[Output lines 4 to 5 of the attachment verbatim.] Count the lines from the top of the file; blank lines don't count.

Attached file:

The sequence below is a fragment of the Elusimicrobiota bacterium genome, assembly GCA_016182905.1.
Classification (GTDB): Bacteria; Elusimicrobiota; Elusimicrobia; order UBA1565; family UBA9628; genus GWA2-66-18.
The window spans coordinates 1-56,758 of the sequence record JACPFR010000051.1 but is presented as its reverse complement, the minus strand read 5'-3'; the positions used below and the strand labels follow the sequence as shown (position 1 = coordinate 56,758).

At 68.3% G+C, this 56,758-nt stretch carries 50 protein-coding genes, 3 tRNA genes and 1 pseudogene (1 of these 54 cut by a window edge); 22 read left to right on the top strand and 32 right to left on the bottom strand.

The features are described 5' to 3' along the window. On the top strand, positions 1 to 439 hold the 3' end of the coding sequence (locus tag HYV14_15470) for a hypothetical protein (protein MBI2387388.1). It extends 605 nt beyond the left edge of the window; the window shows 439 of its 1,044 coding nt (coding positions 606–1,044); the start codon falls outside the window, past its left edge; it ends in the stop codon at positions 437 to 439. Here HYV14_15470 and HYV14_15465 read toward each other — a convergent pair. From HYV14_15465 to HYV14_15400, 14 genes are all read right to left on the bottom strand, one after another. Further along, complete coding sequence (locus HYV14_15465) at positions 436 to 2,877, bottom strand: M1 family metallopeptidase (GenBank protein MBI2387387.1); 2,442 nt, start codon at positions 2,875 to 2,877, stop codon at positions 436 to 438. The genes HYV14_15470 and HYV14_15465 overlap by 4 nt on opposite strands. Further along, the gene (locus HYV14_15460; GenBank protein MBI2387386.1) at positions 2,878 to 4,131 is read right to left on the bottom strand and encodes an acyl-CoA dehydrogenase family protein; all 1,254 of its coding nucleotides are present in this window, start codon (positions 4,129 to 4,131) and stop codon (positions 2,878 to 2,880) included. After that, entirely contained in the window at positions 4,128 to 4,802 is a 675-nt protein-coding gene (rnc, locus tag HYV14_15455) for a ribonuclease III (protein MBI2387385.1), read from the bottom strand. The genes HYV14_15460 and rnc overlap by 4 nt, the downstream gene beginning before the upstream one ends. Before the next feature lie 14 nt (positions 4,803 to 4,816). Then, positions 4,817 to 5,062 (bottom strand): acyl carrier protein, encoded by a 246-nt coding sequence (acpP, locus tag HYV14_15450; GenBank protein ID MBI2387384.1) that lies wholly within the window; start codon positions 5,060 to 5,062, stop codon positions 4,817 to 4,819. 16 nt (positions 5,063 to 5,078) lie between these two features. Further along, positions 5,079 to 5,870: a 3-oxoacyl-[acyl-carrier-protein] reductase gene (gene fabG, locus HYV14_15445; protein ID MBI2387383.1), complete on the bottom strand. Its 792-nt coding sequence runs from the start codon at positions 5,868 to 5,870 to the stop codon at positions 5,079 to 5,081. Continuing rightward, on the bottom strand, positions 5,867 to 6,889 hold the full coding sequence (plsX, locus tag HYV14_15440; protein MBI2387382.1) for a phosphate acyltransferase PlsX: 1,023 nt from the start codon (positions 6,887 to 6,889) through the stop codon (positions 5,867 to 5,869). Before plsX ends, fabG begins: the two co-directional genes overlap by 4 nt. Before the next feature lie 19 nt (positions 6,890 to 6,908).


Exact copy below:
At 68.3% G+C, this 56,758-nt stretch carries 50 protein-coding genes, 3 tRNA genes and 1 pseudogene (1 of these 54 cut by a window edge); 22 read left to right on the top strand and 32 right to left on the bottom strand.

The features are described 5' to 3' along the window. On the top strand, positions 1 to 439 hold the 3' end of the coding sequence (locus tag HYV14_15470) for a hypothetical protein (protein MBI2387388.1). It extends 605 nt beyond the left edge of the window; the window shows 439 of its 1,044 coding nt (coding positions 606–1,044); the start codon falls outside the window, past its left edge; it ends in the stop codon at positions 437 to 439. Here HYV14_15470 and HYV14_15465 read toward each other — a convergent pair. From HYV14_15465 to HYV14_15400, 14 genes are all read right to left on the bottom strand, one after another. Further along, complete coding sequence (locus HYV14_15465) at positions 436 to 2,877, bottom strand: M1 family metallopeptidase (GenBank protein MBI2387387.1); 2,442 nt, start codon at positions 2,875 to 2,877, stop codon at positions 436 to 438. The genes HYV14_15470 and HYV14_15465 overlap by 4 nt on opposite strands. Further along, the gene (locus HYV14_15460; GenBank protein MBI2387386.1) at positions 2,878 to 4,131 is read right to left on the bottom strand and encodes an acyl-CoA dehydrogenase family protein; all 1,254 of its coding nucleotides are present in this window, start codon (positions 4,129 to 4,131) and stop codon (positions 2,878 to 2,880) included. After that, entirely contained in the window at positions 4,128 to 4,802 is a 675-nt protein-coding gene (rnc, locus tag HYV14_15455) for a ribonuclease III (protein MBI2387385.1), read from the bottom strand. The genes HYV14_15460 and rnc overlap by 4 nt, the downstream gene beginning before the upstream one ends. Before the next feature lie 14 nt (positions 4,803 to 4,816). Then, positions 4,817 to 5,062 (bottom strand): acyl carrier protein, encoded by a 246-nt coding sequence (acpP, locus tag HYV14_15450; GenBank protein ID MBI2387384.1) that lies wholly within the window; start codon positions 5,060 to 5,062, stop codon positions 4,817 to 4,819. 16 nt (positions 5,063 to 5,078) lie between these two features. Further along, positions 5,079 to 5,870: a 3-oxoacyl-[acyl-carrier-protein] reductase gene (gene fabG, locus HYV14_15445; protein ID MBI2387383.1), complete on the bottom strand. Its 792-nt coding sequence runs from the start codon at positions 5,868 to 5,870 to the stop codon at positions 5,079 to 5,081. Continuing rightward, on the bottom strand, positions 5,867 to 6,889 hold the full coding sequence (plsX, locus tag HYV14_15440; protein MBI2387382.1) for a phosphate acyltransferase PlsX: 1,023 nt from the start codon (positions 6,887 to 6,889) through the stop codon (positions 5,867 to 5,869). Before plsX ends, fabG begins: the two co-directional genes overlap by 4 nt. Before the next feature lie 19 nt (positions 6,890 to 6,908).